The loss from the broadband matching device is twice the loss from the tunable matching device in my tests. The loss is low, only about one DB (vs a half DB) if the SWR is low. IF the SWR is above 1.5:1 the loss in the broadband matching device goes up exponentially. You will find with this broadband matching device the SWR never seems to go above about 4:1 because it is acting like a dummy load. Variation in the environment such as wet vs dry ground, rock vs soil, trees vs none, different heights, different poles, can cause the wire to no longer be exactly tuned the way it was in the back yard.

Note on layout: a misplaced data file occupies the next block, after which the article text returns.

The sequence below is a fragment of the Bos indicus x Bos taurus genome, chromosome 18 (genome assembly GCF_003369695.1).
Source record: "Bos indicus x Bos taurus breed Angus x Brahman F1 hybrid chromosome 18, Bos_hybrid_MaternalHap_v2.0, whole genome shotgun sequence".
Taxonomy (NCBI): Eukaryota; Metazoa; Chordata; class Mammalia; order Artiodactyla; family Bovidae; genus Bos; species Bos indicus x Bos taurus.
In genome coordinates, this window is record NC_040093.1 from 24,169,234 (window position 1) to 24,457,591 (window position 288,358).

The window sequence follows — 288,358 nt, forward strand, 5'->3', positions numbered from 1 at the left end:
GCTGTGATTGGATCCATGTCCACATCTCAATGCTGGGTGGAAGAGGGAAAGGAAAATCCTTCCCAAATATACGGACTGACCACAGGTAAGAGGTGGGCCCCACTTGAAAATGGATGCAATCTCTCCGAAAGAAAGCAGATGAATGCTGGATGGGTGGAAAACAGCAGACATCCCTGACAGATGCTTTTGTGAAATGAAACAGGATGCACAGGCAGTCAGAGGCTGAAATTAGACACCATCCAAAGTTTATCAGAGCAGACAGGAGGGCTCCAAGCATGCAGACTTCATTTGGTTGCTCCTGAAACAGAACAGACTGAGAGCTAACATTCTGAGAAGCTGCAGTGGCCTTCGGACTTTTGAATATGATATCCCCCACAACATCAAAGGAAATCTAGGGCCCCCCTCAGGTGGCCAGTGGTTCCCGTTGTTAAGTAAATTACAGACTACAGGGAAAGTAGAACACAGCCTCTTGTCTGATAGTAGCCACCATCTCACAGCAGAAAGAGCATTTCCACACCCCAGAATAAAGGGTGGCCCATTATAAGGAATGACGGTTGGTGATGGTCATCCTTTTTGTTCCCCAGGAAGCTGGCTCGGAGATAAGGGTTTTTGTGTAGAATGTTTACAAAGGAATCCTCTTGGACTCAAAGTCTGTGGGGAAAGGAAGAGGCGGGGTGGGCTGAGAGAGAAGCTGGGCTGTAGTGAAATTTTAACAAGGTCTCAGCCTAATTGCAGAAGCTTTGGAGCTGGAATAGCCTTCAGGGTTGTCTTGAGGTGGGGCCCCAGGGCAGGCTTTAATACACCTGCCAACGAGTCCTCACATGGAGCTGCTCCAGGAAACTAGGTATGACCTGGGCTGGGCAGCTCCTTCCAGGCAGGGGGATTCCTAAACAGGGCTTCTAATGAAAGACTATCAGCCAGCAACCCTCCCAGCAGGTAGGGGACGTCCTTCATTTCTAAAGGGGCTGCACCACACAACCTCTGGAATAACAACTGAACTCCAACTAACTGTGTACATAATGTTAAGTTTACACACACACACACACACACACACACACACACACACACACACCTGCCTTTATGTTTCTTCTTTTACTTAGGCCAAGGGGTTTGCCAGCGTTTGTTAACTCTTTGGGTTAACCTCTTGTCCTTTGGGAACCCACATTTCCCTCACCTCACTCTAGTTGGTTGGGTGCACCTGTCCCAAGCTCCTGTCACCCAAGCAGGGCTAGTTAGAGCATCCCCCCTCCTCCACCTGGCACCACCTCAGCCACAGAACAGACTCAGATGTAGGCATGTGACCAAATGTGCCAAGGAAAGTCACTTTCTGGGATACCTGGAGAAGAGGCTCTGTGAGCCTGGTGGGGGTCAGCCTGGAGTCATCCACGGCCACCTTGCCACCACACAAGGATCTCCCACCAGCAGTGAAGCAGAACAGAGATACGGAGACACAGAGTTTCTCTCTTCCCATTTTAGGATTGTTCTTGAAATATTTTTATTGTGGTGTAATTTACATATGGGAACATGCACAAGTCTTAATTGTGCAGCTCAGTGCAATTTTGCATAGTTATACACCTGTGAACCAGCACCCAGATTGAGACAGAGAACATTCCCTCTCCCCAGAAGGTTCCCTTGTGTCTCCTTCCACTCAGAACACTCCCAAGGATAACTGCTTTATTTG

Loss with RG174 can be significant at frequencies above ten MHZ. If you start to add losses while running very low power, it can mean the difference between QSO and no QSO. If you use a feedline, I don’t, better coax that is short isn’t going to weigh any more and so might as well be used.
I don’t use a feedline at all. An endfed HALFWAVE has essentially no current, no radiation at the end of the wire. I simply use four feet of the EFHW as my feedline.
All these antennas and the matching devices can be made yourself at a fraction of the cost. Making and tuning them is educational.
73 fred kt5x / ws0ta